Every day at Sasakwa I got up and looked out at the savanna. Every day I drove down into it with Lee Fuller, at dawn and again after tea. Sometimes we followed a frail watercourse, sometimes a well-travelled track through the woodland.
I saw lions mating again and again (and again) and a herd of elephants turning blue – all but their tusks – in the swift, equatorial dusk. I watched a cheetah kill a Thomson’s gazelle using the wildebeest herd to conceal its approach. I saw impala in the high grass, and I could feel their nervousness, but I didn’t really understand it until the morning when Fuller and I got out of the Land Rover and walked up the nearly dry bed of the Grumeti River.
Fuller carried a .416 Rigby rifle, a very big gun by American standards. For a couple of hours, I felt like prey. We stood under baboon roosts. We examined hyena and leopard tracks. We watched fork-tailed drongos (black, iridescent birds) attack a young martial eagle. We considered the blossoms of Acacia tortilis and felt the leathery leaves of an abutilon. Then we drove some more.
One morning, Fuller and I were driving down the hill before dawn, slipping out of the woodland and into the open, a clear, blue day ahead. Fuller said, with satisfaction, “Just us and 140,000 hectares.” I knew exactly how he felt.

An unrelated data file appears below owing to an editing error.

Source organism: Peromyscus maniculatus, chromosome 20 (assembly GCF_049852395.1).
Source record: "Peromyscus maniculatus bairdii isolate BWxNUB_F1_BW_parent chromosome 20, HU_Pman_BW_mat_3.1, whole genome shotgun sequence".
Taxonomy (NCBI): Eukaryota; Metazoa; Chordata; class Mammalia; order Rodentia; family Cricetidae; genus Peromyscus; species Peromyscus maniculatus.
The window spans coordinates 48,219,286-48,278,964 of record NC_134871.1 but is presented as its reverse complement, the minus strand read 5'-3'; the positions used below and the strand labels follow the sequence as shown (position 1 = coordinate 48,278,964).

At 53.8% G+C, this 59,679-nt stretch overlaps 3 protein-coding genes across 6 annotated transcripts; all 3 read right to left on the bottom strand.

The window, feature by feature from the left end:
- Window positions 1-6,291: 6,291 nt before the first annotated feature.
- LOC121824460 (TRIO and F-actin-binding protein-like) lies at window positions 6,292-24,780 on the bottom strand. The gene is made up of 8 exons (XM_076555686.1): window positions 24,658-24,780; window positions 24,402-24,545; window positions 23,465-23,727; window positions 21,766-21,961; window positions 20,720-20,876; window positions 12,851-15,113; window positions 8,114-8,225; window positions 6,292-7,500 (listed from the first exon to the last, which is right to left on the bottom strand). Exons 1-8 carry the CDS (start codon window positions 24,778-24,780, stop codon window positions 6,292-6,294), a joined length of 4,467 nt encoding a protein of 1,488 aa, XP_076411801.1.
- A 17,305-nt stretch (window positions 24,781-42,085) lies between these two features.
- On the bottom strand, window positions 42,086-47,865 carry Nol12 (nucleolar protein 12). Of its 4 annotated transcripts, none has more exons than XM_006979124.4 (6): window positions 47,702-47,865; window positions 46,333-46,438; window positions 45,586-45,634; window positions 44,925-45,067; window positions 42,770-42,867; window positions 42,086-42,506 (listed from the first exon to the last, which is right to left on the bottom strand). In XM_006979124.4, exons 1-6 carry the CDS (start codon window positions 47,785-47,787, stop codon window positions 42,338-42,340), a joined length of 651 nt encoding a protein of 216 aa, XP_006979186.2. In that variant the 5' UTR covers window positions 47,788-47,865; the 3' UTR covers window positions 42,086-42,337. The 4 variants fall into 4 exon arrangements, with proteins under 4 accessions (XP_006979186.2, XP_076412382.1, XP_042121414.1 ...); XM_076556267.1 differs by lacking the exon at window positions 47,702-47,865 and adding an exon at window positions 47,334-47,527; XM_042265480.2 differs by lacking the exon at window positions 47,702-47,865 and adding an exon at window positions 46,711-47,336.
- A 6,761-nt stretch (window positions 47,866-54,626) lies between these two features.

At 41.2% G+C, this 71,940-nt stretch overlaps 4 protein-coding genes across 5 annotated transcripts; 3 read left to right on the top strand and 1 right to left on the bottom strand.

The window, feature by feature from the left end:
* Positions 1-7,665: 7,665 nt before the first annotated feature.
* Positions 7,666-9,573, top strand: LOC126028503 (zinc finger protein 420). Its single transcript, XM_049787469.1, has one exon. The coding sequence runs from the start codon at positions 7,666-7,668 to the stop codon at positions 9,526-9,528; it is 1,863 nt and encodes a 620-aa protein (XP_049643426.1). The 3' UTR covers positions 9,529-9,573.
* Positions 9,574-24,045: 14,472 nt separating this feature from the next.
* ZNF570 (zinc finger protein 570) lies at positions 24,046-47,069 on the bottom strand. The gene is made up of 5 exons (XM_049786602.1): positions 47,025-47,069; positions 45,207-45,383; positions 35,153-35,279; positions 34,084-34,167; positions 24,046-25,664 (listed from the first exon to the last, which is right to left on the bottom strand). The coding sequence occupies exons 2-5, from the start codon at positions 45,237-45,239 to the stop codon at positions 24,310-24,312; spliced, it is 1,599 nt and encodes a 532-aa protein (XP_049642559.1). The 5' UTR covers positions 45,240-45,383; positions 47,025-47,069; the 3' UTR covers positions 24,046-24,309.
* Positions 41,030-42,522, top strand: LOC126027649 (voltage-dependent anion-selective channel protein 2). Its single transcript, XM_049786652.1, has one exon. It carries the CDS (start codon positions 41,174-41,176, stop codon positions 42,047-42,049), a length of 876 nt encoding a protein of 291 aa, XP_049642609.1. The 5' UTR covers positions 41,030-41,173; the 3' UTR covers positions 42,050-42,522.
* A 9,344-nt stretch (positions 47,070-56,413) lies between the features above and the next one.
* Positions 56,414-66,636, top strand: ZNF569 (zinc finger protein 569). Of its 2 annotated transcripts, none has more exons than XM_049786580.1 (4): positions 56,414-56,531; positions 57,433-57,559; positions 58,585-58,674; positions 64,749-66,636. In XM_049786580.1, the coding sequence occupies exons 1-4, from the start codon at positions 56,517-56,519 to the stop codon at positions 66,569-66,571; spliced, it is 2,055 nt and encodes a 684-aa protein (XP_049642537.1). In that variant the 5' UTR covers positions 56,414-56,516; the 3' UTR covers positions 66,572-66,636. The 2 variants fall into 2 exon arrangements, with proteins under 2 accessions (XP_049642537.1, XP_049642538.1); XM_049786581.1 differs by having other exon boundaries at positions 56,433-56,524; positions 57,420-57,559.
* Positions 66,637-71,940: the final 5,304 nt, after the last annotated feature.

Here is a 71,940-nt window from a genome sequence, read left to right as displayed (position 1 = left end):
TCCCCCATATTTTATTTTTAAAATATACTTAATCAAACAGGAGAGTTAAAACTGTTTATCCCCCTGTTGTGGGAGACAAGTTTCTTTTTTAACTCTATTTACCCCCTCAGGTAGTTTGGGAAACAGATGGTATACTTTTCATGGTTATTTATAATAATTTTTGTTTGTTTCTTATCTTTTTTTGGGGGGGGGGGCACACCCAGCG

When I stayed at Singita Lebombo, four years ago, I was lucky to have had Lee to take me on game drives during my brief time there. When our small plane landed on the soggy airstrip close to Singita Grumeti, I looked out the window and recognised Lee immediately. (At six feet four inches, he is hard to miss).
I’d had no idea he’d left two years earlier to become Grumeti’s head guide (before Singita became involved) and would be with us for the next five days. That was good news indeed because Lee is both experienced and exuberant. He expresses the same delight at seeing a rare bird or a butterfly as when he spots a herd of elephants. Often he would stop the Land Rover, get out, pick up a flower or an insect and hold it for us to examine.
Then, with a look of childlike wonder on his face, he would explain what makes it so special. He even gave Maura and Jon a demonstration of how a tsetse fly bores itself into human flesh – which just so happened to be his own forearm. That’s dedication.
Lee’s attitude about game viewing is to be flexible. “I never make a plan on a drive,” he says, “because it always ends up changing.”